| the customer specifies and identifies product and service requirements
|| the selling organization must be capable of specifying and identifying product and service requirements on behalf of the customer
| the customer's buyer function researches and justifies the customer organization's needs
|| the selling organization must be capable of researching and justifying customer organization's needs, on behalf of the customer
| the customer's buyer probably does not appreciate his/her organization's wider strategic implications and opportunities in relation to the seller's product or service, and there will be no discussion with the seller about this issues
|| the seller will help the buyer to understand the wider strategic implications and opportunities in relation to the seller's product or service
| the buyer will tell the seller what the buying or supplier-selection process is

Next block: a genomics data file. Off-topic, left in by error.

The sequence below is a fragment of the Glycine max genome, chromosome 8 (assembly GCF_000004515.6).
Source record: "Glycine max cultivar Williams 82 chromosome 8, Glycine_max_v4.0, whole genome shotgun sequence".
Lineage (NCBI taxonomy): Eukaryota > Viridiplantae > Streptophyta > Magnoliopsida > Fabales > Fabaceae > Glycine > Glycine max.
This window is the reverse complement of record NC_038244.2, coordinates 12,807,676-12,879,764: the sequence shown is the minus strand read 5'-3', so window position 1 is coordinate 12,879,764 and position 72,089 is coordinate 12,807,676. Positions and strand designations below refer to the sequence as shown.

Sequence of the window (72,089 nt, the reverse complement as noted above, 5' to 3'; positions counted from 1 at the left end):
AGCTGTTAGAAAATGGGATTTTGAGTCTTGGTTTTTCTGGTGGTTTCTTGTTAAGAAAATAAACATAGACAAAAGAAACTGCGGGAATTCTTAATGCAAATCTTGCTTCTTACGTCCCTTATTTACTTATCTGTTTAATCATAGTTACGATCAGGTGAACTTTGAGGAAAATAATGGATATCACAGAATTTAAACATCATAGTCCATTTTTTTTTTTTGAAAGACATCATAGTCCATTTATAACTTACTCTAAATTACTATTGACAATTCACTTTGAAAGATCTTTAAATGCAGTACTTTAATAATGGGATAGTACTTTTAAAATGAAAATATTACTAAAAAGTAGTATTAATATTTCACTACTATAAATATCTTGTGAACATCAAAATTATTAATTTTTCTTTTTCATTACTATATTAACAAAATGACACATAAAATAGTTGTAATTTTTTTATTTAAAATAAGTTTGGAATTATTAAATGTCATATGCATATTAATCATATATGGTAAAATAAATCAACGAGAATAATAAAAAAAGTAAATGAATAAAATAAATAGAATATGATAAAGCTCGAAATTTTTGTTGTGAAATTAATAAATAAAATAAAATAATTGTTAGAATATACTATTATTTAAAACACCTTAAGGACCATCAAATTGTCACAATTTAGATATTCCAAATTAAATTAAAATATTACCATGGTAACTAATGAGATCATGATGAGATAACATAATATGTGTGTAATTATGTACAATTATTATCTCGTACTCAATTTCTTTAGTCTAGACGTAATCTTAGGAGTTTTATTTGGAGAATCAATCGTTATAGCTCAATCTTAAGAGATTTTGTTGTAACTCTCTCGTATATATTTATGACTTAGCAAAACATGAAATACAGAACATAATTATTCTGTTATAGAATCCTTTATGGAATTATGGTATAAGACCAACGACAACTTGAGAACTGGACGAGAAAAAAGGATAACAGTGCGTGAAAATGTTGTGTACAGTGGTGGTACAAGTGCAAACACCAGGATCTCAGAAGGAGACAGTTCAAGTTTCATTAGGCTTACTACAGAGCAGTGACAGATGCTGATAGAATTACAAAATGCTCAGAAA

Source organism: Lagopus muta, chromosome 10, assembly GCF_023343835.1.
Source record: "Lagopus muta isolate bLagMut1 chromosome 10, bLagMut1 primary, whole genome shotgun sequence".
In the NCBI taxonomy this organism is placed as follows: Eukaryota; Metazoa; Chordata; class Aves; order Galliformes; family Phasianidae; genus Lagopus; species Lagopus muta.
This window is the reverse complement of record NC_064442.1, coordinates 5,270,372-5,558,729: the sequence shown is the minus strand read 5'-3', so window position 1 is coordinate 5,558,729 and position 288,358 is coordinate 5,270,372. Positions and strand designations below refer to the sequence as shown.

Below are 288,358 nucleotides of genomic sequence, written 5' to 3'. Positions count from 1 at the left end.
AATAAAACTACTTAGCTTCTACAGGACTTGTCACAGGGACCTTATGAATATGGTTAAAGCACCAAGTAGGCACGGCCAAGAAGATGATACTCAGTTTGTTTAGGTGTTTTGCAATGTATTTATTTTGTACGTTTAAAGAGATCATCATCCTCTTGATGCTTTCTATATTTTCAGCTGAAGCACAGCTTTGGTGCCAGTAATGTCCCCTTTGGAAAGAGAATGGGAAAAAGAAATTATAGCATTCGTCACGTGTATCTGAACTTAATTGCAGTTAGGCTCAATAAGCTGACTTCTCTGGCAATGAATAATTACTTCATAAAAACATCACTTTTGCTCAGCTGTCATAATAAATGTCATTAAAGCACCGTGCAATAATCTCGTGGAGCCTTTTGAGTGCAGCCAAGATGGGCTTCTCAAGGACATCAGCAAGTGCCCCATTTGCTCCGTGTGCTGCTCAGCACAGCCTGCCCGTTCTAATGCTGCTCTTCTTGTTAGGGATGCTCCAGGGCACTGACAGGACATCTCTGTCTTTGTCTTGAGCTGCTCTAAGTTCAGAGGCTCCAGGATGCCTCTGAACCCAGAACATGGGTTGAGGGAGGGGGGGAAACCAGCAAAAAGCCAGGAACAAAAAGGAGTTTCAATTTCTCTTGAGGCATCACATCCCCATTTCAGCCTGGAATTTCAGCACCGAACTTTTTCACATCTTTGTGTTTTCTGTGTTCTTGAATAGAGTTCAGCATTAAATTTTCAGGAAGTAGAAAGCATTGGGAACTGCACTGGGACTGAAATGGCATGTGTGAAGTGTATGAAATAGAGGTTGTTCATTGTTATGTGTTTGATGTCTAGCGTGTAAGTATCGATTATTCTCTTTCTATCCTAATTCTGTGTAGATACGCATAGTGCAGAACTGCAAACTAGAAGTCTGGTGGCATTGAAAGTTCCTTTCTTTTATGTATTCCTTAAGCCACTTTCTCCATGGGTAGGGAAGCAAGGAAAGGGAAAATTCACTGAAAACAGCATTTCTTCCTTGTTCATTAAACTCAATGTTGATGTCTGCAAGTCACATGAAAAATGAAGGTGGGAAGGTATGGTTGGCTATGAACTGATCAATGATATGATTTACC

|| the seller will help the buyer to understand and align the many and various criteria within their own (customer) organization, so that the customer organization can assess the strategic implications of the supplier's products or services, and make an appropriate decision whether to buy or not
Nowadays, more is demanded from the selling process by consumers, professional buyers and organizations choosing their suppliers. The analysis below refers both to the development in recent decades of what customers require from the selling function, and also to the progression of a relationship between supplier and customer.
This is different historical perspective of the way that selling methods and theory have changed. The grid tracks the sales function from its beginnings to what sales means and entails in the modern age.